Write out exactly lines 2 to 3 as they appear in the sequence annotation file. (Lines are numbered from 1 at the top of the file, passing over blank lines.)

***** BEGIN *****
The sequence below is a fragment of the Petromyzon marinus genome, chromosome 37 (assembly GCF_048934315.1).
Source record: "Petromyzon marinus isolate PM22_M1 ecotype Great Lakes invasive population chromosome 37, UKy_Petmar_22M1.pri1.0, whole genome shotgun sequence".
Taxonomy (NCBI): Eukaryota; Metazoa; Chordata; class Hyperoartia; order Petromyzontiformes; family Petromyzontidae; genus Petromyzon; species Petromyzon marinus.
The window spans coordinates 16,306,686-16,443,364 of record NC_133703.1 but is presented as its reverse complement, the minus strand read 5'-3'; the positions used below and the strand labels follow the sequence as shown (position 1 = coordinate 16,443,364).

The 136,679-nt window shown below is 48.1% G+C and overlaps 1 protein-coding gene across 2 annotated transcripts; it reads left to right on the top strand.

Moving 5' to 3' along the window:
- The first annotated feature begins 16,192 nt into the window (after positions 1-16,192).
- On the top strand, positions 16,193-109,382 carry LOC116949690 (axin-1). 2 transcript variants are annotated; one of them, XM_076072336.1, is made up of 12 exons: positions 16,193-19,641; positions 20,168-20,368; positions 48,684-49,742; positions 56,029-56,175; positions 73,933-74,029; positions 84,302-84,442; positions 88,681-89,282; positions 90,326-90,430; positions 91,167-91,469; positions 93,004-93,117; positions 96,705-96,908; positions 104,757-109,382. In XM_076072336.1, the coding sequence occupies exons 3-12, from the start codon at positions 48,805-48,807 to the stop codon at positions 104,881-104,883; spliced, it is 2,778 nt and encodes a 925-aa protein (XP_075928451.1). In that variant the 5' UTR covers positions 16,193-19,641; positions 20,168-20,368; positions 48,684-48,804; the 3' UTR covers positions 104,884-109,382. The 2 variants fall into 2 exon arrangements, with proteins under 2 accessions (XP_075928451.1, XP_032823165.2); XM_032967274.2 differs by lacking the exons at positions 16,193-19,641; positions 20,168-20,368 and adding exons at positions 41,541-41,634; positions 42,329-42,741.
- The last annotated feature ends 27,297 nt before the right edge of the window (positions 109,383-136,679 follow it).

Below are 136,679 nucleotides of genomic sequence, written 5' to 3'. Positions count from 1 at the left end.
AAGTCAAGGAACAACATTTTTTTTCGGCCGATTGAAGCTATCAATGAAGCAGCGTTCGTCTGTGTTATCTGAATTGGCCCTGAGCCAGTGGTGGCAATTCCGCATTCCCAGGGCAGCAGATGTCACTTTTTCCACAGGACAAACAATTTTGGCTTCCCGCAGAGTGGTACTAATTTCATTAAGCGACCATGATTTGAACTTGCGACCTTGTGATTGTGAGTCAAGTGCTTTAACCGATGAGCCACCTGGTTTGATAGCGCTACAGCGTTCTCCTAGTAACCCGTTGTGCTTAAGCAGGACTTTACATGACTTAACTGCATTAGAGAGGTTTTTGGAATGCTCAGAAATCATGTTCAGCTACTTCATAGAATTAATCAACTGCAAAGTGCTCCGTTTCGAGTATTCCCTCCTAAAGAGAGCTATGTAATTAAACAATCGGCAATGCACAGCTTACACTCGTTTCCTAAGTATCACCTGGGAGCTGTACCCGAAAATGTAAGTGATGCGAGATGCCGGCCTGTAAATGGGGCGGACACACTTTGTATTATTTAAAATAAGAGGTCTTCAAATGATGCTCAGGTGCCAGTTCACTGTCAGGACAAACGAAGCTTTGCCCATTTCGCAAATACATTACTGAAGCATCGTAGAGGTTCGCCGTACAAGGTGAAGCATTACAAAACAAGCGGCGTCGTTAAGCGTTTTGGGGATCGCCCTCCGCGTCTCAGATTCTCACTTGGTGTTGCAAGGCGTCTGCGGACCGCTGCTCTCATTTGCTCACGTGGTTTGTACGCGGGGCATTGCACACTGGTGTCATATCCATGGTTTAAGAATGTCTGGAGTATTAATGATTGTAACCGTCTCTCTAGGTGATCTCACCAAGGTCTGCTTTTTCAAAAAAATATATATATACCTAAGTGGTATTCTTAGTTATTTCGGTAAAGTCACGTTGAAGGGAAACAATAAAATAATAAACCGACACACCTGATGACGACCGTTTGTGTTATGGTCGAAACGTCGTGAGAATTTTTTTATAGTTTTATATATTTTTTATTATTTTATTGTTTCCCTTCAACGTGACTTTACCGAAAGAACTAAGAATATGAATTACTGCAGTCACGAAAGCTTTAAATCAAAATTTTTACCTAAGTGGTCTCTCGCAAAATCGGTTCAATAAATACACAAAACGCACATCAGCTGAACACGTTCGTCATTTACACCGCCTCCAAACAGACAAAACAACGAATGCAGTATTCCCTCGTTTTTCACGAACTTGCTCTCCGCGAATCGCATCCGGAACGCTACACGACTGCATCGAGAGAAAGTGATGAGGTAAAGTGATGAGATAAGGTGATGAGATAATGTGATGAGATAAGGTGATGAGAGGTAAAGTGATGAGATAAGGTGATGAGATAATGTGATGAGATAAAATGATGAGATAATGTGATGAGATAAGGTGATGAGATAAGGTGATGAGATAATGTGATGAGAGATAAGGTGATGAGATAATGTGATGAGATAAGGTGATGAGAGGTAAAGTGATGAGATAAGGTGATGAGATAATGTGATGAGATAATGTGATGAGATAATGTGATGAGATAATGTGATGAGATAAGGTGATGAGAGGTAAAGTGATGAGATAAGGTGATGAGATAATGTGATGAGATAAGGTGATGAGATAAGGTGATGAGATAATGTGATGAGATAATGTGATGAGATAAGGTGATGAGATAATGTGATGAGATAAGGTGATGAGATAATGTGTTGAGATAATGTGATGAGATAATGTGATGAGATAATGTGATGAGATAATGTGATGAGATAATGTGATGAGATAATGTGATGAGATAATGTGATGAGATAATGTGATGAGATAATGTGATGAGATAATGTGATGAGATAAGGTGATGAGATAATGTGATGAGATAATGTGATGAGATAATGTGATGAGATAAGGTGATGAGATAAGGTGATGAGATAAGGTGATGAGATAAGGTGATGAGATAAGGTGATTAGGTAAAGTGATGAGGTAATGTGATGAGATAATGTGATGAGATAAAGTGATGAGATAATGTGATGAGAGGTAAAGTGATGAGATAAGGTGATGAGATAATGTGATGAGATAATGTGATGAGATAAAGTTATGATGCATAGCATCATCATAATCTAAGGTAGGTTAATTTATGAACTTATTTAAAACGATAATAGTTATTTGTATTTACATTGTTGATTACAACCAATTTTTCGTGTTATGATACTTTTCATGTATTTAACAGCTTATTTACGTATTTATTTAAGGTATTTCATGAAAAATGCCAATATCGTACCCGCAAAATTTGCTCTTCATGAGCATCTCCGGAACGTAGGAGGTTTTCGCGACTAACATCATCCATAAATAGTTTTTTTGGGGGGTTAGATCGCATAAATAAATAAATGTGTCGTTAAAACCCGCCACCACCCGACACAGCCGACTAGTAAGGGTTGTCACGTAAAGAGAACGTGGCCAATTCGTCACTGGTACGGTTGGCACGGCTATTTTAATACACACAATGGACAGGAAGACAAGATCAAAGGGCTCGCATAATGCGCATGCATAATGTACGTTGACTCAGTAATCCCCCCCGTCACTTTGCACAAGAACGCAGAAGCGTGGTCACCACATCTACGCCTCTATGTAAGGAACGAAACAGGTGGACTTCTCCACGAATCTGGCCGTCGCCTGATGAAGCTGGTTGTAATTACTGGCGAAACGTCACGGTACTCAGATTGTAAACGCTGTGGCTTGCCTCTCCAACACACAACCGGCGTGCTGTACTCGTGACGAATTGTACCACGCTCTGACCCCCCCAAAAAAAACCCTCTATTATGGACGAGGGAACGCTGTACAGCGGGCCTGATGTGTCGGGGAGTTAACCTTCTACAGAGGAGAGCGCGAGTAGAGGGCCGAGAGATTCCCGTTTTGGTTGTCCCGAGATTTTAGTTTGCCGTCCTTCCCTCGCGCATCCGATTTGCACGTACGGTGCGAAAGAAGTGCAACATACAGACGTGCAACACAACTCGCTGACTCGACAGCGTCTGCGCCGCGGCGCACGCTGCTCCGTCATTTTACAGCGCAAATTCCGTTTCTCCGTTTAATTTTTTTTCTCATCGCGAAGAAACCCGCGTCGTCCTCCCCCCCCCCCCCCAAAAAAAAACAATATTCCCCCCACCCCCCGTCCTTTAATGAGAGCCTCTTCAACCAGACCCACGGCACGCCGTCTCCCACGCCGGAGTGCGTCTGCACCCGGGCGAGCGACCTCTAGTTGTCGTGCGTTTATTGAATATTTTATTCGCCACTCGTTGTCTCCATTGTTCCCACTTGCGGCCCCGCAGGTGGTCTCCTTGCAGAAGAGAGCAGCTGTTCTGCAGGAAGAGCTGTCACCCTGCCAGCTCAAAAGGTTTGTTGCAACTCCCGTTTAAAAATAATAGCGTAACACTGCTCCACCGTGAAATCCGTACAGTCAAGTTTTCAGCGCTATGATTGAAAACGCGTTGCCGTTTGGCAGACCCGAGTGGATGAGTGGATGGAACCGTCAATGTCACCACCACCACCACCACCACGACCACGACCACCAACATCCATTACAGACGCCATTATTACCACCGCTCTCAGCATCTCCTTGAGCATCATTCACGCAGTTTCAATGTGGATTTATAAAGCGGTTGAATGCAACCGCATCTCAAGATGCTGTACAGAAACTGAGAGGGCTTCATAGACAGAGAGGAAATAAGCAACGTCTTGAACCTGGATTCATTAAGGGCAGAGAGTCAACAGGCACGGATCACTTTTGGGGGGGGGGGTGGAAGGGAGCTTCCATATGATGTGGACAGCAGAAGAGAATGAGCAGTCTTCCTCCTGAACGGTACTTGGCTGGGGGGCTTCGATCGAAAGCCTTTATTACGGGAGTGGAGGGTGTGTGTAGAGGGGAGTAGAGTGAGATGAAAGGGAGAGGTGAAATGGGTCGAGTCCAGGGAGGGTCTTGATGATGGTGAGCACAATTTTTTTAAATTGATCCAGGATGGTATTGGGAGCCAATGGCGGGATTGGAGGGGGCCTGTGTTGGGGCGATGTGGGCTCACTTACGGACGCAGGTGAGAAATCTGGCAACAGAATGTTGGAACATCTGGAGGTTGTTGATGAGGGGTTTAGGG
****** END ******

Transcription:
Source record: "Petromyzon marinus isolate PM22_M1 ecotype Great Lakes invasive population chromosome 37, UKy_Petmar_22M1.pri1.0, whole genome shotgun sequence".
Taxonomy (NCBI): Eukaryota; Metazoa; Chordata; class Hyperoartia; order Petromyzontiformes; family Petromyzontidae; genus Petromyzon; species Petromyzon marinus.